Being precocious apparently isn’t enough to keep a battalion of lawyers from trying to devour you. According to the Associated Press, Columbia Pictures (which took over production of the show when it went into syndication for its third season) sued Soleil Moon Frye for $80 million in 1986. The reason? Frye failed to report to work. Her attorney, Dennis Ardi, asserted Frye was under no legal obligation to perform once the series left NBC. Since the show ran for two more years, it's safe to say things were worked out and no Punky punitive damages were assessed.

6. THE INFAMOUS FRIDGE EPISODE WAS THOUGHT UP BY A KID.


NBC

To help stir up publicity for the series, NBC ran a contest in 1985 that solicited story ideas from kids. The winner was Jeremy Reams, who submitted a premise that involved Punky having to perform CPR on her friend, Cherie, who had gotten trapped inside an abandoned refrigerator. While this was an actual danger for older appliances with latches that couldn’t be opened from the inside, by 1956 the government mandated magnetic handles. In New York State, it was also illegal to discard a fridge without removing the door.

7. SOME EPISODES WERE ONLY 15 MINUTES LONG. (THANKS, KNIGHT RIDER.)

While Punky usually occupied the normal 30-minute sitcom slot, the fall arrival of football on NBC prompted some format changes. Because games airing in the afternoon often run late, NBC decided to avoid joining a program in progress by scheduling 15-minute mini-Punky episodes to follow NFL broadcasts; it also guaranteed their hit Knight Rider would start on time at 8 p.m. Three episodes were structured to be “broken" in half, making for six truncated installments. It was the first time a major network had aired a 15-minute show since news programs in the 1960s.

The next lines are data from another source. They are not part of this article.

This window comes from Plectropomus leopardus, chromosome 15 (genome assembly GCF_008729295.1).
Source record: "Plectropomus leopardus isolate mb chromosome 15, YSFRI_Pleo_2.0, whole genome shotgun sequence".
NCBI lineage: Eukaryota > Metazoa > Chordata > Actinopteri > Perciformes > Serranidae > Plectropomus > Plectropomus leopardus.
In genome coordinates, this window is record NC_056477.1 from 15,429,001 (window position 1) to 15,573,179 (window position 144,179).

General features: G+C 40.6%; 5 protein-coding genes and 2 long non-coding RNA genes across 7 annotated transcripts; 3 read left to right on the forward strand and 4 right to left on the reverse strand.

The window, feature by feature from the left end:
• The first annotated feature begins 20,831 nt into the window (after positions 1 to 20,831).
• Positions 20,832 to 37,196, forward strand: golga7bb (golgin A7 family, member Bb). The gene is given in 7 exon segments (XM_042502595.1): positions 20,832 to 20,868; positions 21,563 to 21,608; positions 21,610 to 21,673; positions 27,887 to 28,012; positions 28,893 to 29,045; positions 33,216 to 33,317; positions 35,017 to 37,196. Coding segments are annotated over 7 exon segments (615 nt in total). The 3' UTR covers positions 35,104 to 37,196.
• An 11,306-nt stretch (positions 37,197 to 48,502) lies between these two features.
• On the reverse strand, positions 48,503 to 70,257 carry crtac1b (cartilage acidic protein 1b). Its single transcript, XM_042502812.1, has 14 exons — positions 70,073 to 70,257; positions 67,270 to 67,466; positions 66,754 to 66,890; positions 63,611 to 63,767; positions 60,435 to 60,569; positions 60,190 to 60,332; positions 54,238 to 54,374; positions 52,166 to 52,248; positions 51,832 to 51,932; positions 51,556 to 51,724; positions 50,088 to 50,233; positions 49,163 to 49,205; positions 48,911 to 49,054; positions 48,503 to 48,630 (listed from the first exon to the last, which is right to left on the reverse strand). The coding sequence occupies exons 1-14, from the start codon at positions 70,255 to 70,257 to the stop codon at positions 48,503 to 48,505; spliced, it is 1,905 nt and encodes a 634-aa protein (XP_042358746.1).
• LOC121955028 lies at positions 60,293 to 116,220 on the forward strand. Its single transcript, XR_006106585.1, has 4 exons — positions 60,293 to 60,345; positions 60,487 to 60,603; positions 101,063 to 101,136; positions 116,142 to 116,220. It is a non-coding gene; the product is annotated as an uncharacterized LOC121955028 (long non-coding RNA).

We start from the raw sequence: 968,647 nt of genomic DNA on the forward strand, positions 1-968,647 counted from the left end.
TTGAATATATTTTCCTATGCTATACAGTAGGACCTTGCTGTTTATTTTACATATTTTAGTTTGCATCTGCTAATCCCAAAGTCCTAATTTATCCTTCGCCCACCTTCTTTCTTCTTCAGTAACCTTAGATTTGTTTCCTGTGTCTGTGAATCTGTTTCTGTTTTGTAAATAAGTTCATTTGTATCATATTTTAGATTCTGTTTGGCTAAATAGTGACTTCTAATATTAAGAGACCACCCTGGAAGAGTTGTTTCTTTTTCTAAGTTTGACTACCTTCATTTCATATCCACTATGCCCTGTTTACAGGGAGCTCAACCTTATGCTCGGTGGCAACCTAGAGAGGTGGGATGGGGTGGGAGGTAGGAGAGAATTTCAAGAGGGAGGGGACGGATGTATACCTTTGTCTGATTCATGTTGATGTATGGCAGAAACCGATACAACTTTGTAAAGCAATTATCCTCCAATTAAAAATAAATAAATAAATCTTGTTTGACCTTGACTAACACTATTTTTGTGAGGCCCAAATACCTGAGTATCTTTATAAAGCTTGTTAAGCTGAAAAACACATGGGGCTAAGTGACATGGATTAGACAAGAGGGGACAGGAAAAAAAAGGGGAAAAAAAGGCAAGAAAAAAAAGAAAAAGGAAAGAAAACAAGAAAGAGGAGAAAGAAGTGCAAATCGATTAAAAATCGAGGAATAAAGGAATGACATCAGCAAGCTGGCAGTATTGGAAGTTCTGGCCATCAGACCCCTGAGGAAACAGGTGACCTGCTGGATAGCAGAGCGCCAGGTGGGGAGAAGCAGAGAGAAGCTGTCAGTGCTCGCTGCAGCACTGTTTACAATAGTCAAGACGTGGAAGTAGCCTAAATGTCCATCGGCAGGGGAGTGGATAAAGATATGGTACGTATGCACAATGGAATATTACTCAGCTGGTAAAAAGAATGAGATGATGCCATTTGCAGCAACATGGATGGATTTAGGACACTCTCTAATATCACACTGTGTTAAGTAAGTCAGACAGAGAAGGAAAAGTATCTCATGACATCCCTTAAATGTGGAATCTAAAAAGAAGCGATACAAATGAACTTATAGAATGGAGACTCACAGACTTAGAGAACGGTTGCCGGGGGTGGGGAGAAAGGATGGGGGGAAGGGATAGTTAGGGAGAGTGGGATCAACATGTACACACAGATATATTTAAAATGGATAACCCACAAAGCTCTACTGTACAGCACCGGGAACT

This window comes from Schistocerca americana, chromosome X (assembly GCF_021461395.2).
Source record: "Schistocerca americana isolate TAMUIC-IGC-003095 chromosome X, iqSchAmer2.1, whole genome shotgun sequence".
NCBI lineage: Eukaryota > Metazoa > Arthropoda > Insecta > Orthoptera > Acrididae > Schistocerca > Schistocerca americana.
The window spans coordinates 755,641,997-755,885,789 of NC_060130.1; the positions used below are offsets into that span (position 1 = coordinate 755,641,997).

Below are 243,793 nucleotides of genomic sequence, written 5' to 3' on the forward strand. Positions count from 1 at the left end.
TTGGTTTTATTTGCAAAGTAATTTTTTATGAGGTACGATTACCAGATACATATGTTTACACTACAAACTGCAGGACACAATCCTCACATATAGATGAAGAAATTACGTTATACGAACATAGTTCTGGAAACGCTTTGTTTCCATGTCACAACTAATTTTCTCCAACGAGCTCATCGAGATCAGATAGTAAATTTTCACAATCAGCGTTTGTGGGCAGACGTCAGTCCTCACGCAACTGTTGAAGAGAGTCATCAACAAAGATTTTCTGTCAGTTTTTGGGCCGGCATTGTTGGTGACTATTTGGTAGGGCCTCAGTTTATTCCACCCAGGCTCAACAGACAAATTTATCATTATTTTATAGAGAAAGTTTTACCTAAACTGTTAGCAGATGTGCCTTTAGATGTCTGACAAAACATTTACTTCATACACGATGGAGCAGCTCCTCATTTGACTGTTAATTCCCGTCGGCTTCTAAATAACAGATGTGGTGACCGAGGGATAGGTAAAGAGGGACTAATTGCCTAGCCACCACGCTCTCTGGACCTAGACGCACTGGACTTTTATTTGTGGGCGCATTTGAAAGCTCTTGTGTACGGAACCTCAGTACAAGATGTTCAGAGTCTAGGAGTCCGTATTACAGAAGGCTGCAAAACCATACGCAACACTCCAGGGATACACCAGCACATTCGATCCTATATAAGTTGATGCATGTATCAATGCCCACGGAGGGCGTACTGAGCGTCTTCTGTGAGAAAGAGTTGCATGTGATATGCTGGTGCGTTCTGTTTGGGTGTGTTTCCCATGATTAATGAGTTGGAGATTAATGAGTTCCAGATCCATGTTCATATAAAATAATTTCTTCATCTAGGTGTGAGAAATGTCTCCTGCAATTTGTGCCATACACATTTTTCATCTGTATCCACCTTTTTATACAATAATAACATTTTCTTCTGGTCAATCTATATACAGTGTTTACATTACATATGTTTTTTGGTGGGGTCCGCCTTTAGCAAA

8. T.K. CARTER (A.K.A. “MIKE FULTON”) WAS ARRESTED FOR STEALING A CAR.

Fans may remember actor Thomas Kent Carter as Punky's “cool” teacher Mike Fulton. According to the Associated Press, Carter behaved in a very uncool manner when he approached a woman in December of 1991 and demanded her car. She refused; he allegedly punched her in the stomach before speeding away. Carter was arrested after a high-speed chase and having taken out two highway dividers. He was released on $10,000 bail.

9. PUNKY RETURNED AS A WEB COMIC.

Punky Power could not be suffocated for long: In 2014, publisher Lion Forge obtained the license to a number of 1980s series (Miami Vice, Airwolf) and began churning out a line of digital comics. The prequel sees Punky homeless in Chicago after being abandoned by her mother, “sleeping in empty apartments and mattress stores.” Eight issues have been released.   

10. IT ADDRESSED THE CHALLENGER EXPLOSION.

When the space shuttle Challenger exploded in 1986—killing all seven people on board—it left a lot of people shaken. The producers of Punky Brewster quickly packaged an episode with the help of psychologists that depicted Punky watching the telecast with her classmates and then struggling to cope with her feelings over the tragedy. Buzz Aldrin appeared in the episode as himself.    

11. THERE WAS A SPINOFF ABOUT AN ORPHANAGE.